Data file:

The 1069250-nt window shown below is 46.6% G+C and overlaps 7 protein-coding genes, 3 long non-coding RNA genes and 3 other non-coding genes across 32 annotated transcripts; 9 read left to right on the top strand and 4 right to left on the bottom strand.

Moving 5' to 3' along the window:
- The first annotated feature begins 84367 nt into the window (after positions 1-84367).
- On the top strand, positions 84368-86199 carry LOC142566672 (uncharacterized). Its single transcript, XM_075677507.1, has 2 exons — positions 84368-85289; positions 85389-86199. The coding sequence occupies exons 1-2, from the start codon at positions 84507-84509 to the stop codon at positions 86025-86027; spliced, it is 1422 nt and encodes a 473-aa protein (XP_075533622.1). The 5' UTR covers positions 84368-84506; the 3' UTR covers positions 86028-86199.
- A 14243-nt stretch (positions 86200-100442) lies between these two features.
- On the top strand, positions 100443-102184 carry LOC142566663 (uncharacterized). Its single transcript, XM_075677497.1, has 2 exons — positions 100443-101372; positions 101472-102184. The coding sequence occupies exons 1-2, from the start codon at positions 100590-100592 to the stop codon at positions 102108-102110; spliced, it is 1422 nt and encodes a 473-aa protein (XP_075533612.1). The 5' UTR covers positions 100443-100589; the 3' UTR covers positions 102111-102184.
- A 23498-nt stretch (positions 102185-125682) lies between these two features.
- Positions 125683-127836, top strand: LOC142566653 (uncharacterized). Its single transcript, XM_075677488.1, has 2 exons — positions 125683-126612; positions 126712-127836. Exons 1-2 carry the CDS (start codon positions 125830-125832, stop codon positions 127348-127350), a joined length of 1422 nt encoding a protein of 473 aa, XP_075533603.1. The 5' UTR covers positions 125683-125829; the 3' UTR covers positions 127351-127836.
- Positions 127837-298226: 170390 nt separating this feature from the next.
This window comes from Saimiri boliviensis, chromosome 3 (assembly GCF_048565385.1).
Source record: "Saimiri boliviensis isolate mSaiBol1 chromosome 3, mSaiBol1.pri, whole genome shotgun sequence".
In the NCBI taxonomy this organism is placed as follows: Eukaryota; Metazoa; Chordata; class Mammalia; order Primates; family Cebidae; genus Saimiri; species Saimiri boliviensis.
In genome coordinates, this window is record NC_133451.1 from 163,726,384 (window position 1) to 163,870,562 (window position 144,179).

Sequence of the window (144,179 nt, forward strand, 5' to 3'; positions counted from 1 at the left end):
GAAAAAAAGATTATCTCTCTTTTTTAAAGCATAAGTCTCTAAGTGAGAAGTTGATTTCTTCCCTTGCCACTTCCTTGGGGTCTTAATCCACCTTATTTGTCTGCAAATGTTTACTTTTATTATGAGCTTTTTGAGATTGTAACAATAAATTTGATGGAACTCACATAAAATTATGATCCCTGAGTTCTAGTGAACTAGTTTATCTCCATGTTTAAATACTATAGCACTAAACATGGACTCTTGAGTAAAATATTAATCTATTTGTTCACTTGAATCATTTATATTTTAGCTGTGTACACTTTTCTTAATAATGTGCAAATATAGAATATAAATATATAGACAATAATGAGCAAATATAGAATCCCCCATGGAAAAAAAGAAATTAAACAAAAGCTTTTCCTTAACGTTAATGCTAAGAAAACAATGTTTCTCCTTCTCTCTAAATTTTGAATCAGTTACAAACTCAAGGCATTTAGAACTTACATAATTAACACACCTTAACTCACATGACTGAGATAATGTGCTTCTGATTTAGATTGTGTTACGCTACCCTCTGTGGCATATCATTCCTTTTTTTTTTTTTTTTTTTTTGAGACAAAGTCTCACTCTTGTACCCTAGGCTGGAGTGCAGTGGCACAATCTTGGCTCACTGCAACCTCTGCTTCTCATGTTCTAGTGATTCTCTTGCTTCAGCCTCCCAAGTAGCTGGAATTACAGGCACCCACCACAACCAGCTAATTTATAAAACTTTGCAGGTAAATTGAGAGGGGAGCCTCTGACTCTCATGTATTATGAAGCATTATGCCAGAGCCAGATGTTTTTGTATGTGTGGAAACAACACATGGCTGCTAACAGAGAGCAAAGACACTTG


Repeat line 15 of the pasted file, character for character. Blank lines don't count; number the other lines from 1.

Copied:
GAAAAAAAGATTATCTCTCTTTTTTAAAGCATAAGTCTCTAAGTGAGAAGTTGATTTCTTCCCTTGCCACTTCCTTGGGGTCTTAATCCACCTTATTTGTCTGCAAATGTTTACTTTTATTATGAGCTTTTTGAGATTGTAACAATAAATTTGATGGAACTCACATAAAATTATGATCCCTGAGTTCTAGTGAACTAGTTTATCTCCATGTTTAAATACTATAGCACTAAACATGGACTCTTGAGTAAAATATTAATCTATTTGTTCACTTGAATCATTTATATTTTAGCTGTGTACACTTTTCTTAATAATGTGCAAATATAGAATATAAATATATAGACAATAATGAGCAAATATAGAATCCCCCATGGAAAAAAAGAAATTAAACAAAAGCTTTTCCTTAACGTTAATGCTAAGAAAACAATGTTTCTCCTTCTCTCTAAATTTTGAATCAGTTACAAACTCAAGGCATTTAGAACTTACATAATTAACACACCTTAACTCACATGACTGAGATAATGTGCTTCTGATTTAGATTGTGTTACGCTACCCTCTGTGGCATATCATTCCTTTTTTTTTTTTTTTTTTTTTGAGACAAAGTCTCACTCTTGTACCCTAGGCTGGAGTGCAGTGGCACAATCTTGGCTCACTGCAACCTCTGCTTCTCATGTTCTAGTGATTCTCTTGCTTCAGCCTCCCAAGTAGCTGGAATTACAGGCACCCACCACAACCAGCTAATTTATAAAACTTTGCAGGTAAATTGAGAGGGGAGCCTCTGACTCTCATGTATTATGAAGCATTATGCCAGAGCCAGATGTTTTTGTATGTGTGGAAACAACACATGGCTGCTAACAGAGAGCAAAGACACTTG